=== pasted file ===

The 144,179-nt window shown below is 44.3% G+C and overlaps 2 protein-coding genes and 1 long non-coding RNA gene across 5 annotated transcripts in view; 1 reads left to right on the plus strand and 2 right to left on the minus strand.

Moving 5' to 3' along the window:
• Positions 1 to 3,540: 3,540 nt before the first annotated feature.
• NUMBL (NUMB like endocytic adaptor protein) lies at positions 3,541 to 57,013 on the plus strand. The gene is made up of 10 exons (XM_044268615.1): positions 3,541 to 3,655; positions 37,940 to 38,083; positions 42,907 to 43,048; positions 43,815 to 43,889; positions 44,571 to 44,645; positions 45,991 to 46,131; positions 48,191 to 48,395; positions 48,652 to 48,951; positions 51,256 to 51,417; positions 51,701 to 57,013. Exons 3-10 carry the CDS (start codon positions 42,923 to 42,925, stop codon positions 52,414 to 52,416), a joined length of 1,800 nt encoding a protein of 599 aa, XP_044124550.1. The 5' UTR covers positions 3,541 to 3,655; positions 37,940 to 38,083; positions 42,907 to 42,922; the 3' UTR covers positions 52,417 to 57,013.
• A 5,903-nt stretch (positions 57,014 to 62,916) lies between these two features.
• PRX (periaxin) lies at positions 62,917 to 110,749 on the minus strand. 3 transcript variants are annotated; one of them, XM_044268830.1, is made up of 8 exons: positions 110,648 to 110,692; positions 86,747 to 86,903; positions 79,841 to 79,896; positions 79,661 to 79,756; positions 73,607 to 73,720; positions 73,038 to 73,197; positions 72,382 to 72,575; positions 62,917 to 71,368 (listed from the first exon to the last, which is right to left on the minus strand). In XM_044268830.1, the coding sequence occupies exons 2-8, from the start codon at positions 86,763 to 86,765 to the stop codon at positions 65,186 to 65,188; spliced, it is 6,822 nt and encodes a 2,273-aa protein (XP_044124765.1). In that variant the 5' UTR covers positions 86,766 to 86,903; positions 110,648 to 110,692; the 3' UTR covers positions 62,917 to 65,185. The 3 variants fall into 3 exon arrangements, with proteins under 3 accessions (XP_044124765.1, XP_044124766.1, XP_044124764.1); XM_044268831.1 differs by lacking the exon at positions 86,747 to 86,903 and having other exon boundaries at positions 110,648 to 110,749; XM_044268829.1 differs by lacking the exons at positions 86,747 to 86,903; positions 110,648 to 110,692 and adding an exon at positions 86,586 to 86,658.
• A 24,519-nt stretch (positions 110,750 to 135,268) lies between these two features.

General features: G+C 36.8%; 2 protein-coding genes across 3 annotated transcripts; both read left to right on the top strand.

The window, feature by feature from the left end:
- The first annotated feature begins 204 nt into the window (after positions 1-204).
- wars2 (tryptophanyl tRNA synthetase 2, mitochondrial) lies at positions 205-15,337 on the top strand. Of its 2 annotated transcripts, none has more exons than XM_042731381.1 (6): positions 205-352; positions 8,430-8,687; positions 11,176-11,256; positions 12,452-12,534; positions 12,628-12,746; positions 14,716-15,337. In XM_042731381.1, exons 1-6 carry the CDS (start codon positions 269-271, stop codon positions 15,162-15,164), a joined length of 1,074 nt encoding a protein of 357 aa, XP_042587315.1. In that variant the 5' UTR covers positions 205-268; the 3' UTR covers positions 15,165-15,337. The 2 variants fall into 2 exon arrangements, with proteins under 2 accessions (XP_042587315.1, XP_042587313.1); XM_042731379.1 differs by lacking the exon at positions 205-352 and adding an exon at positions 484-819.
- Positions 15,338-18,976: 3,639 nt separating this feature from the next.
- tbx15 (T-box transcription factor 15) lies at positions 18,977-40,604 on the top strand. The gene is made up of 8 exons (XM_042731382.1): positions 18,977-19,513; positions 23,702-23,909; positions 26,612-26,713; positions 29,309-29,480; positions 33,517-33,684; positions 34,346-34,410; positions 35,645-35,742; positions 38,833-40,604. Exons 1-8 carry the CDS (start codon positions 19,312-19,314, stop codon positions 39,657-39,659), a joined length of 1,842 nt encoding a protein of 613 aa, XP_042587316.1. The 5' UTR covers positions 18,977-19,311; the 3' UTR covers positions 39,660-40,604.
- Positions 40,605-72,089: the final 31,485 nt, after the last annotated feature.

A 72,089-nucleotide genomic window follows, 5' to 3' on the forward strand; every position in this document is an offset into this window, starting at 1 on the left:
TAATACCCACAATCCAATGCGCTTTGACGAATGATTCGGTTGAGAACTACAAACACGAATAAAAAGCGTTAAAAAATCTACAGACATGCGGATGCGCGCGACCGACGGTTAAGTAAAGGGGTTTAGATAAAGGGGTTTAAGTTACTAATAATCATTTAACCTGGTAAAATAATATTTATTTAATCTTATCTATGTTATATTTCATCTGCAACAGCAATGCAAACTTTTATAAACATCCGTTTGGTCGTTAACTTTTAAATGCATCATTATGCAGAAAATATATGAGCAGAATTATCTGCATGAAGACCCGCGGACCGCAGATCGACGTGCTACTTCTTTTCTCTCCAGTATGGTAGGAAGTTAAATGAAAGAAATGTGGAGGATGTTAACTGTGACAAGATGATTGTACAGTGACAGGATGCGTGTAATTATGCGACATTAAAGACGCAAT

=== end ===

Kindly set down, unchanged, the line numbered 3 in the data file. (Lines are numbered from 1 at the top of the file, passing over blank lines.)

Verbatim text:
• Positions 1 to 3,540: 3,540 nt before the first annotated feature.